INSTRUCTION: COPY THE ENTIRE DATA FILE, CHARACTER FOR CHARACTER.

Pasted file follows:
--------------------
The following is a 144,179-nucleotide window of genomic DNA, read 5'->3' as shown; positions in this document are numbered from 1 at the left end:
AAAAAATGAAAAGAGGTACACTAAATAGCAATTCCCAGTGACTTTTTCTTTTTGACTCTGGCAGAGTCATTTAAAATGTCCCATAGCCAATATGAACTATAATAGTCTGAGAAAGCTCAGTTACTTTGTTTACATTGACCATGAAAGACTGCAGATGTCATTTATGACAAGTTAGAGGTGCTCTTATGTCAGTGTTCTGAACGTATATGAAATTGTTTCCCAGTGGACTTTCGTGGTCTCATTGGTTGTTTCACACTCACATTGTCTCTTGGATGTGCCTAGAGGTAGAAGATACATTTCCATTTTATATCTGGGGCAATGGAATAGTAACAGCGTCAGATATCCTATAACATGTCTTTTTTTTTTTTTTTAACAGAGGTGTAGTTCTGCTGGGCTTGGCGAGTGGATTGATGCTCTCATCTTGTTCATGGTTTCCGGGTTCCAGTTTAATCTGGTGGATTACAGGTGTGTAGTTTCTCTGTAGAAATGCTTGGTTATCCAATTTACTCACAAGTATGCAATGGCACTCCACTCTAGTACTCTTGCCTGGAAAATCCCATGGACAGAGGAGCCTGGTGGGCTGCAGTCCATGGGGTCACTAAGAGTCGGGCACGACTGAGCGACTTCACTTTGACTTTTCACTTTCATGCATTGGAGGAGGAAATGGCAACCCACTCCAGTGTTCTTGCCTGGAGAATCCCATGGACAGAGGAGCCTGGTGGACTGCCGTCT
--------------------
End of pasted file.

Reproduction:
The following is a 144,179-nucleotide window of genomic DNA, read 5'->3' as shown; positions in this document are numbered from 1 at the left end:
AAAAAATGAAAAGAGGTACACTAAATAGCAATTCCCAGTGACTTTTTCTTTTTGACTCTGGCAGAGTCATTTAAAATGTCCCATAGCCAATATGAACTATAATAGTCTGAGAAAGCTCAGTTACTTTGTTTACATTGACCATGAAAGACTGCAGATGTCATTTATGACAAGTTAGAGGTGCTCTTATGTCAGTGTTCTGAACGTATATGAAATTGTTTCCCAGTGGACTTTCGTGGTCTCATTGGTTGTTTCACACTCACATTGTCTCTTGGATGTGCCTAGAGGTAGAAGATACATTTCCATTTTATATCTGGGGCAATGGAATAGTAACAGCGTCAGATATCCTATAACATGTCTTTTTTTTTTTTTTTAACAGAGGTGTAGTTCTGCTGGGCTTGGCGAGTGGATTGATGCTCTCATCTTGTTCATGGTTTCCGGGTTCCAGTTTAATCTGGTGGATTACAGGTGTGTAGTTTCTCTGTAGAAATGCTTGGTTATCCAATTTACTCACAAGTATGCAATGGCACTCCACTCTAGTACTCTTGCCTGGAAAATCCCATGGACAGAGGAGCCTGGTGGGCTGCAGTCCATGGGGTCACTAAGAGTCGGGCACGACTGAGCGACTTCACTTTGACTTTTCACTTTCATGCATTGGAGGAGGAAATGGCAACCCACTCCAGTGTTCTTGCCTGGAGAATCCCATGGACAGAGGAGCCTGGTGGACTGCCGTCT